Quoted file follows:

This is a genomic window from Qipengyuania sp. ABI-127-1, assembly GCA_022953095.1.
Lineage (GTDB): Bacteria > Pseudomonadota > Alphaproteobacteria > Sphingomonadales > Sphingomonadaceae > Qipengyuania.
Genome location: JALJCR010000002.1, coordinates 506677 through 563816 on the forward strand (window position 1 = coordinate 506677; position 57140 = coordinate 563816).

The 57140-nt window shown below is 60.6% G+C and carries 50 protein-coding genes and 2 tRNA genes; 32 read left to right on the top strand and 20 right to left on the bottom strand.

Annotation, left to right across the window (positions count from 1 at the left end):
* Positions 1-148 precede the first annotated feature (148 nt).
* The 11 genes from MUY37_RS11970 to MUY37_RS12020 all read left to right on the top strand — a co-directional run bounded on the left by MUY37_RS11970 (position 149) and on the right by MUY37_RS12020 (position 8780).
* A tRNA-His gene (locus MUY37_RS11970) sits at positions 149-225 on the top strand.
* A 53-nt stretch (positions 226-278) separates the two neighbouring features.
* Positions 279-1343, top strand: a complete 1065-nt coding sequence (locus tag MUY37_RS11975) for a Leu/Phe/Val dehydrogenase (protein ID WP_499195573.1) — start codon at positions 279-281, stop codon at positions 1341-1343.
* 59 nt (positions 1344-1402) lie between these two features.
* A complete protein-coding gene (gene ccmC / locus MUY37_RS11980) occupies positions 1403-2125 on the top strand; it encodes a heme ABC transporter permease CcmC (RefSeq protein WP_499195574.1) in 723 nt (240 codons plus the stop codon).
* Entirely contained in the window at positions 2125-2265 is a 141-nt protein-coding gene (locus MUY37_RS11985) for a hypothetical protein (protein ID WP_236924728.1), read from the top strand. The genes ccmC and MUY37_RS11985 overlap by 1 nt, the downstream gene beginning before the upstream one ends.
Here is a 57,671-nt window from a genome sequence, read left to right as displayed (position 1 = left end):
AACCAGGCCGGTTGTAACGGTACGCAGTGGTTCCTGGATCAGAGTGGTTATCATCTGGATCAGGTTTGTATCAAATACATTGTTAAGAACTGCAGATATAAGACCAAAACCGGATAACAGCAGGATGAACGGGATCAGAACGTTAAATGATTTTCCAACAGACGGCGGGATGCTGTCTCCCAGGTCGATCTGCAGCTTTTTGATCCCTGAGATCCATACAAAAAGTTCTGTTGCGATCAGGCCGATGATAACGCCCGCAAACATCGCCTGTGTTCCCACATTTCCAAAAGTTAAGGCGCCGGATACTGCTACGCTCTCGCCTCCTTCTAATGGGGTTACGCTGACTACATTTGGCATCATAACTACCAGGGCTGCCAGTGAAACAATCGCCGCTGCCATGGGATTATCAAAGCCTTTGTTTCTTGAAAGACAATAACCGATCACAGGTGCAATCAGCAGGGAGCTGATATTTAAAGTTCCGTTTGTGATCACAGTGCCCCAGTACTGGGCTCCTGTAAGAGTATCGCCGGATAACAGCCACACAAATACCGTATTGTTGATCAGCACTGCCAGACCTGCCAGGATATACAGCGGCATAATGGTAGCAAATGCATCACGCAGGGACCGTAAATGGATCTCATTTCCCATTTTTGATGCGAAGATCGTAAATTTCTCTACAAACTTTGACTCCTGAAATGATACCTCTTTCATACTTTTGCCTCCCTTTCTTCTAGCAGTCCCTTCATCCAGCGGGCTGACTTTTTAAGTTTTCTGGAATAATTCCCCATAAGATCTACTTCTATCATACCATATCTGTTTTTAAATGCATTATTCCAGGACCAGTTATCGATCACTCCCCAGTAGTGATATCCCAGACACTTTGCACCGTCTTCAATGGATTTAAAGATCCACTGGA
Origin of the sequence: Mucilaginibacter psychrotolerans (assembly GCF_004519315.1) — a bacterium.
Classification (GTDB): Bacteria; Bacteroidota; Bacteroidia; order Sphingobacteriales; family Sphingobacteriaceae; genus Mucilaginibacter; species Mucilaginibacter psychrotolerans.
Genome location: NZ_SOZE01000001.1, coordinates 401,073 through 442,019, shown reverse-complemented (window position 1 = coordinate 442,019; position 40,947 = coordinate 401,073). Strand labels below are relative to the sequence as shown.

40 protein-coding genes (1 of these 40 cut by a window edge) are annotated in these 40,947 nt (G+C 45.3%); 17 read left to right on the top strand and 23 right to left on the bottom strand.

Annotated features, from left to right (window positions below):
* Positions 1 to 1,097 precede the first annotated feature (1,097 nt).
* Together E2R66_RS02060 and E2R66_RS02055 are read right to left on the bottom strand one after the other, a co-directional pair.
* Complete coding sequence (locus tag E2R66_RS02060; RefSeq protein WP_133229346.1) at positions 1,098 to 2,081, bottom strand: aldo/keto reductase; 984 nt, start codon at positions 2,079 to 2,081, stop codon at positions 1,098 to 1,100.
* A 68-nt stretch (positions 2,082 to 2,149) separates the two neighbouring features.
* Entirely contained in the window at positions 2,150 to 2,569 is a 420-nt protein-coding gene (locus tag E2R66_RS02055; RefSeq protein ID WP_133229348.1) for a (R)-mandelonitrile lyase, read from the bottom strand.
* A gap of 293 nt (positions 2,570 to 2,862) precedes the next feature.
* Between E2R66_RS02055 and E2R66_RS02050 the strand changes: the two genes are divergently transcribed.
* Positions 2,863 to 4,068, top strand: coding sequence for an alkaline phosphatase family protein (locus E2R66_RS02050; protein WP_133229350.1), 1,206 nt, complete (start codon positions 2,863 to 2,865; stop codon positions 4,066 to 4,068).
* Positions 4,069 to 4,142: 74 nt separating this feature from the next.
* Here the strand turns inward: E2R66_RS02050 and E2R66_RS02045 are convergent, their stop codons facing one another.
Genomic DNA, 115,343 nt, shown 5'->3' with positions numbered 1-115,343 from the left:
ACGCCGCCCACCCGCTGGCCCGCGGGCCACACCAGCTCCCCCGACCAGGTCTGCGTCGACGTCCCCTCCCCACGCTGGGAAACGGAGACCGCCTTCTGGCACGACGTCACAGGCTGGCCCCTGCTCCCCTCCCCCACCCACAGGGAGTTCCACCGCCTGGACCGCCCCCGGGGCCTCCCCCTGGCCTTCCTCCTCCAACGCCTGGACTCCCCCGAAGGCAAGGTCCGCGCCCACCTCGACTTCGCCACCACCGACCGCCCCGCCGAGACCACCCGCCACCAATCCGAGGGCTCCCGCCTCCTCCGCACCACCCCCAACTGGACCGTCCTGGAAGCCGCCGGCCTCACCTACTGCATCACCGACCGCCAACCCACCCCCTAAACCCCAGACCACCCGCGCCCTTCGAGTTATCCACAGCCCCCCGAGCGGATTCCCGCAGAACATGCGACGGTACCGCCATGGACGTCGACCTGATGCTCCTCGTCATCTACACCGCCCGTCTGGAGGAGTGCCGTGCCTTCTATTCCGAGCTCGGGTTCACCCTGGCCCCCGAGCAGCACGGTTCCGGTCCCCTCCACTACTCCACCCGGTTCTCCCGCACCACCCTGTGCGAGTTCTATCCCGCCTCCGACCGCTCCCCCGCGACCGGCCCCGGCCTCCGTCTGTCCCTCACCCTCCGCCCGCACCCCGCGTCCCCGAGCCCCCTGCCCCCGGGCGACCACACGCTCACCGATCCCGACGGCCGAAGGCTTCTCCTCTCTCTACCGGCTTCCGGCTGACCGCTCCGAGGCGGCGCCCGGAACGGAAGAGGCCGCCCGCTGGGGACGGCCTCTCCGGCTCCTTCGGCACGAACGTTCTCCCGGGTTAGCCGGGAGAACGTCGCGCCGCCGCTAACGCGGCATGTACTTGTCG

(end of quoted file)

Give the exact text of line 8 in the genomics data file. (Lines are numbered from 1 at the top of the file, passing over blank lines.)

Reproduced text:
* A tRNA-His gene (locus MUY37_RS11970) sits at positions 149-225 on the top strand.